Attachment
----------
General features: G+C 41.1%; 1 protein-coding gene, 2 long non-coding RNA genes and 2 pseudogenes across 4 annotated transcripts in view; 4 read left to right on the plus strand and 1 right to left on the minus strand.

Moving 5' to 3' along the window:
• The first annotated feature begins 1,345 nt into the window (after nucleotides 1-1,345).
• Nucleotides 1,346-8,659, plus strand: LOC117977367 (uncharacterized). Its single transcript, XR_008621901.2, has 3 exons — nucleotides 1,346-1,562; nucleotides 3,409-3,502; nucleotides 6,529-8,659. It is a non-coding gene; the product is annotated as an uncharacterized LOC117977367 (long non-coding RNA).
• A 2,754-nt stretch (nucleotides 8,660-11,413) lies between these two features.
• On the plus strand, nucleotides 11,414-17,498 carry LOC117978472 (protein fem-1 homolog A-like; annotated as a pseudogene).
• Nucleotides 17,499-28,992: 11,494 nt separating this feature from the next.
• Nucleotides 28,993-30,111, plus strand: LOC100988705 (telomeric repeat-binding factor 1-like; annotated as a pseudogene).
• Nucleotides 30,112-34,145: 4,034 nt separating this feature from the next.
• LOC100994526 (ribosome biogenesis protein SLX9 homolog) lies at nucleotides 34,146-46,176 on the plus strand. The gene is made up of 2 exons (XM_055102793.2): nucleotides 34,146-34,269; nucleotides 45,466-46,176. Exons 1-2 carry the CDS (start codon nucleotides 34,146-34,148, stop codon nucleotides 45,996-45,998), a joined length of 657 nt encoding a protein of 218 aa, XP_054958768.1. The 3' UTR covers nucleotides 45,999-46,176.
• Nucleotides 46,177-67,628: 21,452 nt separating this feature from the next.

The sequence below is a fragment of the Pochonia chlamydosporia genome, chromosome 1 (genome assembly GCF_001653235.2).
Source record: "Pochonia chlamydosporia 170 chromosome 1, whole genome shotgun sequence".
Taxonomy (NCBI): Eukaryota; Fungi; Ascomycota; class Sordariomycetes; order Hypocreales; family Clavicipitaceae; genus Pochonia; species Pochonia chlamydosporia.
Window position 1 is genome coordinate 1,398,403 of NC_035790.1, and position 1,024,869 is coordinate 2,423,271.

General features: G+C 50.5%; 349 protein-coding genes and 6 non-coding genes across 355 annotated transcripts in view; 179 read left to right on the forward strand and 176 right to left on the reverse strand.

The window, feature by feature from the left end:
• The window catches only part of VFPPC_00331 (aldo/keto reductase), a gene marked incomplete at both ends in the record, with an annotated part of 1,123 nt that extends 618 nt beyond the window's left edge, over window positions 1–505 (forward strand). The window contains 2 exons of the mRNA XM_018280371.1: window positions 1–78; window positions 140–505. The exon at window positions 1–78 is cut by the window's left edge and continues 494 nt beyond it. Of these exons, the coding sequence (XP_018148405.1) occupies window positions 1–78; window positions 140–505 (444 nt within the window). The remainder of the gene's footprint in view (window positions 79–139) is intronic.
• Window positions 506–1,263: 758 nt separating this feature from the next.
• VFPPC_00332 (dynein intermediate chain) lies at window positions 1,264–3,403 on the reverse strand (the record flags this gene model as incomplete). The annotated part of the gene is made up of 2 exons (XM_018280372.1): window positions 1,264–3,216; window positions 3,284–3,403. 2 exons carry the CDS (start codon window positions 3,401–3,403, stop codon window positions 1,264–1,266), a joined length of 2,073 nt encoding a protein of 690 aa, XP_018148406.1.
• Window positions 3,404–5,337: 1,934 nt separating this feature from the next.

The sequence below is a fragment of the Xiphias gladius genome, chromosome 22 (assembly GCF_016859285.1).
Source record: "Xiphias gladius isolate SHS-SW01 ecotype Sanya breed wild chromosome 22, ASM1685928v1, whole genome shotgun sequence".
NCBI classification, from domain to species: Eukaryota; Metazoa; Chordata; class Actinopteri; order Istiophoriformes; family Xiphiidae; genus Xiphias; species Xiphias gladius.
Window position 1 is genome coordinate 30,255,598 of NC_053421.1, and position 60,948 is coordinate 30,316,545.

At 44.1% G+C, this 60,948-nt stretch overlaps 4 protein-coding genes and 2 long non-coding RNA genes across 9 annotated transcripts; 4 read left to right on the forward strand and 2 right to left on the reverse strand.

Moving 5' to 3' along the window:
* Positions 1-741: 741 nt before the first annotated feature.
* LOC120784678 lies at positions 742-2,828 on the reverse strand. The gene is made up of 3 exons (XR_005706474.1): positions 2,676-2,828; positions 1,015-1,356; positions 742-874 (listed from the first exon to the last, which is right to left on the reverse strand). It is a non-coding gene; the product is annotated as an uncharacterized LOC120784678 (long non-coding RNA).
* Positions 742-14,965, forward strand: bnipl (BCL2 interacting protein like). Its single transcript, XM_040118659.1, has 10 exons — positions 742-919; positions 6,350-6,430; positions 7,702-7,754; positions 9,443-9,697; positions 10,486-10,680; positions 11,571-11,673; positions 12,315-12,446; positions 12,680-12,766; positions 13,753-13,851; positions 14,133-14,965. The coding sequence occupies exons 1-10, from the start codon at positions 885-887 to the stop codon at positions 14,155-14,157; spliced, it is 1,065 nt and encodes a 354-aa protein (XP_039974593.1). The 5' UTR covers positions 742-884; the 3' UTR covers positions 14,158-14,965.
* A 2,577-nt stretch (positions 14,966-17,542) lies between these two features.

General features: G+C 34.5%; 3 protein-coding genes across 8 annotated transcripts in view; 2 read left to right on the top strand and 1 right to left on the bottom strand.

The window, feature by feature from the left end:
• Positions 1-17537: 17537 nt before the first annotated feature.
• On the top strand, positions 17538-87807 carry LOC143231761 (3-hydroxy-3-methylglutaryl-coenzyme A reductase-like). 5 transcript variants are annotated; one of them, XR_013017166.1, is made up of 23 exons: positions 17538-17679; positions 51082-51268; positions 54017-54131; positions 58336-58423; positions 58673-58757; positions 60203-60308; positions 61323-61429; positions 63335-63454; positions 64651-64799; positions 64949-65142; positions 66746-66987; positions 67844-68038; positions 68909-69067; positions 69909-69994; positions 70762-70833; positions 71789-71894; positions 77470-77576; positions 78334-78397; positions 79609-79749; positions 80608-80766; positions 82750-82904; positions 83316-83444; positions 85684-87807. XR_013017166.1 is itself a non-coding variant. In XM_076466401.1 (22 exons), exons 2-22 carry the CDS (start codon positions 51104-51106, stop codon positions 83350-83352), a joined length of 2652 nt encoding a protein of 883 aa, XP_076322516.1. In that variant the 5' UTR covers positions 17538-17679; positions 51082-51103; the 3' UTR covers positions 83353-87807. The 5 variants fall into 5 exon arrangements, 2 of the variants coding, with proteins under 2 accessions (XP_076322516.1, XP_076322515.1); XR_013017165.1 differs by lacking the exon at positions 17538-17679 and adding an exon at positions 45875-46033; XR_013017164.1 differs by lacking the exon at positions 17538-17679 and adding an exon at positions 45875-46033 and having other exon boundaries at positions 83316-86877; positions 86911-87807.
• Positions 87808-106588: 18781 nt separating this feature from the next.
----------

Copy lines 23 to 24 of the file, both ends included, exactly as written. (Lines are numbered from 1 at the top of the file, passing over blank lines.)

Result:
Source record: "Xiphias gladius isolate SHS-SW01 ecotype Sanya breed wild chromosome 22, ASM1685928v1, whole genome shotgun sequence".
NCBI classification, from domain to species: Eukaryota; Metazoa; Chordata; class Actinopteri; order Istiophoriformes; family Xiphiidae; genus Xiphias; species Xiphias gladius.